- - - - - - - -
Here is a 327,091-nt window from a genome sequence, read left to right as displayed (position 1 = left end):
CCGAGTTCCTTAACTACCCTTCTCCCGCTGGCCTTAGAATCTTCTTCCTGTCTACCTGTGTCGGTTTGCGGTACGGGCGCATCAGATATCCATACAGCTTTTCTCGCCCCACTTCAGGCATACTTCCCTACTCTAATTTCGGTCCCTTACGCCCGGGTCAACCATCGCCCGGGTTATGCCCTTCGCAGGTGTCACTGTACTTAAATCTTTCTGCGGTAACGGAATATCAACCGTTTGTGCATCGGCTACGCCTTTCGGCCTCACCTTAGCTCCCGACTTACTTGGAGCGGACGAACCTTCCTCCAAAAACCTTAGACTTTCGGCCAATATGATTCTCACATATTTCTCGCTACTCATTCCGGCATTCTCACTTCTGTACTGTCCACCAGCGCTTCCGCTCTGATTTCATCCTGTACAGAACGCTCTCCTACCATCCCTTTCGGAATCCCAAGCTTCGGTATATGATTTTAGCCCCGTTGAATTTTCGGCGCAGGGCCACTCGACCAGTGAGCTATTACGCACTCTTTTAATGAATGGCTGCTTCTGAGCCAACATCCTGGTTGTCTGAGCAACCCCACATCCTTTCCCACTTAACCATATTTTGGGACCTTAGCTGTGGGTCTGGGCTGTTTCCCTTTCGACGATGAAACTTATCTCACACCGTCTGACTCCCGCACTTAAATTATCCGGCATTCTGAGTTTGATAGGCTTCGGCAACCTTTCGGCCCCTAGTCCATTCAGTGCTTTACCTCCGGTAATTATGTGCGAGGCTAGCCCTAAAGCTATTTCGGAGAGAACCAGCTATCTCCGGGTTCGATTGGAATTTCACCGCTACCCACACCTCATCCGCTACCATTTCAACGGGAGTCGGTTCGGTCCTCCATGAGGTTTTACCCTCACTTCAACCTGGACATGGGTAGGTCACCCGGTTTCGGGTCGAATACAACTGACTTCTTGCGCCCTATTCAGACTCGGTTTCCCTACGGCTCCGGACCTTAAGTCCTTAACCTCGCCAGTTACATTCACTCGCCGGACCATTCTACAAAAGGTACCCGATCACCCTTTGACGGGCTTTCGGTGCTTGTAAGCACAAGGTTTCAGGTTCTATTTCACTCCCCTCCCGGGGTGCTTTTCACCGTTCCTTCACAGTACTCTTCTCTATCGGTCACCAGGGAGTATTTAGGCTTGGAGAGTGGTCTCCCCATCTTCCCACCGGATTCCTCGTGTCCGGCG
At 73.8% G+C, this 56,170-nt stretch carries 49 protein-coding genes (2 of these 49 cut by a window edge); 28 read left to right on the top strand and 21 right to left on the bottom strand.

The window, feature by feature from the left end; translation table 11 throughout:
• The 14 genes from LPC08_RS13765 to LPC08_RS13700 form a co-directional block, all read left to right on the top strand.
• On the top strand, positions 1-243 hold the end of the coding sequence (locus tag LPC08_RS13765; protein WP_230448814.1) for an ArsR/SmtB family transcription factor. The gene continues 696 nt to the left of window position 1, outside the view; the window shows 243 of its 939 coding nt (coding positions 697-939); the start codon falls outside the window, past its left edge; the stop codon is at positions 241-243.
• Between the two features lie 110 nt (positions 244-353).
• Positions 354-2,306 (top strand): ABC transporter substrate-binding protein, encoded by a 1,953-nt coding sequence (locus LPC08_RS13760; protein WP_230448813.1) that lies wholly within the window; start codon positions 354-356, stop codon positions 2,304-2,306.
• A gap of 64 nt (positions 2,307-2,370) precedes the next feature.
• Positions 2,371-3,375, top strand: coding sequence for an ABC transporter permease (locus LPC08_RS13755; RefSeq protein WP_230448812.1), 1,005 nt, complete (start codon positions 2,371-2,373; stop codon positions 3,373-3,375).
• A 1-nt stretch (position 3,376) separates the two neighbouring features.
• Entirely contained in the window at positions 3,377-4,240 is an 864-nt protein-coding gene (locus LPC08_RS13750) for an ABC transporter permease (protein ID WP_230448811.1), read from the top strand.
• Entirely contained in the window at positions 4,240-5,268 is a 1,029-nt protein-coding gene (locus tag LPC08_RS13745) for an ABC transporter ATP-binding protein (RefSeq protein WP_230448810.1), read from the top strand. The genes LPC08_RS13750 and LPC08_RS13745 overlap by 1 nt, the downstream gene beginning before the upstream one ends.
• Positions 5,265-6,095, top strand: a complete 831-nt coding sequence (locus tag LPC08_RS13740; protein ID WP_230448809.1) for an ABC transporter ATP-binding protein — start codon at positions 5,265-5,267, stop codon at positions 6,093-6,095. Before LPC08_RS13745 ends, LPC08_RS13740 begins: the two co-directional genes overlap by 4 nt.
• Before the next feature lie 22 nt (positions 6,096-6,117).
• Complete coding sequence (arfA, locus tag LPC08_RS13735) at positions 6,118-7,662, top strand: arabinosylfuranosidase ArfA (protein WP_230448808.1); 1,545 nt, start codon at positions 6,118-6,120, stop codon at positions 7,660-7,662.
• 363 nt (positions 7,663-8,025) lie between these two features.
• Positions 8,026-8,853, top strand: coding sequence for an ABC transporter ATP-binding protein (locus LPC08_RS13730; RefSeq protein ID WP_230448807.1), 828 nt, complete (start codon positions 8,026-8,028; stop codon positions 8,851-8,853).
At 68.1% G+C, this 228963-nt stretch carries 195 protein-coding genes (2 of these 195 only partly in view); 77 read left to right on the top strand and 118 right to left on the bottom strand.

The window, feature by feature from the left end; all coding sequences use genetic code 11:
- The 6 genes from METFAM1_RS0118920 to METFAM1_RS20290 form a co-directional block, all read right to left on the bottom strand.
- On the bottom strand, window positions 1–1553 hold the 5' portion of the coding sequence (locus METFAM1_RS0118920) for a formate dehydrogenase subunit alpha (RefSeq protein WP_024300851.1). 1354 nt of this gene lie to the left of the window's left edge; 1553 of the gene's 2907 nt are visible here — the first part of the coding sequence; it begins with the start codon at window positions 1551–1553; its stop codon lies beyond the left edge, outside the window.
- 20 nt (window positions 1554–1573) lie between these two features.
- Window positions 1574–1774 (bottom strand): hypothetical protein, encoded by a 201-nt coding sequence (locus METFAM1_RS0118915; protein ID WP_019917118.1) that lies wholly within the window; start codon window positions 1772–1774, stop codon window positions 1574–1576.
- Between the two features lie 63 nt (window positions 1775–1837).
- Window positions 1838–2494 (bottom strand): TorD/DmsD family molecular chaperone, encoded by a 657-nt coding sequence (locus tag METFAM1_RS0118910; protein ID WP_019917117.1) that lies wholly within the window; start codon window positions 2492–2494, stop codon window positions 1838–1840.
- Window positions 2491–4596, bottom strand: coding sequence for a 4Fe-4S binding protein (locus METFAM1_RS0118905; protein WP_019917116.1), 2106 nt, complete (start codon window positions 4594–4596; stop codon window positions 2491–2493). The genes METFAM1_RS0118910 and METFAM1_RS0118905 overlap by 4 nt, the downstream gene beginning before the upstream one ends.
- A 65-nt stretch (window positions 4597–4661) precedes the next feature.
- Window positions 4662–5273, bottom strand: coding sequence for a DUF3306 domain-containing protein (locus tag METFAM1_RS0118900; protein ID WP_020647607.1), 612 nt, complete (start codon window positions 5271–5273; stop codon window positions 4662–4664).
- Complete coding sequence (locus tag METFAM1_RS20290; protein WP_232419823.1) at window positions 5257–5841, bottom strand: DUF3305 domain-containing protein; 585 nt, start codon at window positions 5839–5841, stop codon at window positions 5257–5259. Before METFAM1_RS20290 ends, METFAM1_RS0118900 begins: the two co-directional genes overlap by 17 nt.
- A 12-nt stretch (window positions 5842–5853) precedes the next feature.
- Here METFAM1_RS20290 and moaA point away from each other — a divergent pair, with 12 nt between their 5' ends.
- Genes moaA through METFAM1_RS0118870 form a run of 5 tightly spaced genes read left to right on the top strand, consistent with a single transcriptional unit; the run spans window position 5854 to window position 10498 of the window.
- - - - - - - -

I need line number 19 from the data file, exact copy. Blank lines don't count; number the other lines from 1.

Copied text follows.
At 68.1% G+C, this 228963-nt stretch carries 195 protein-coding genes (2 of these 195 only partly in view); 77 read left to right on the top strand and 118 right to left on the bottom strand.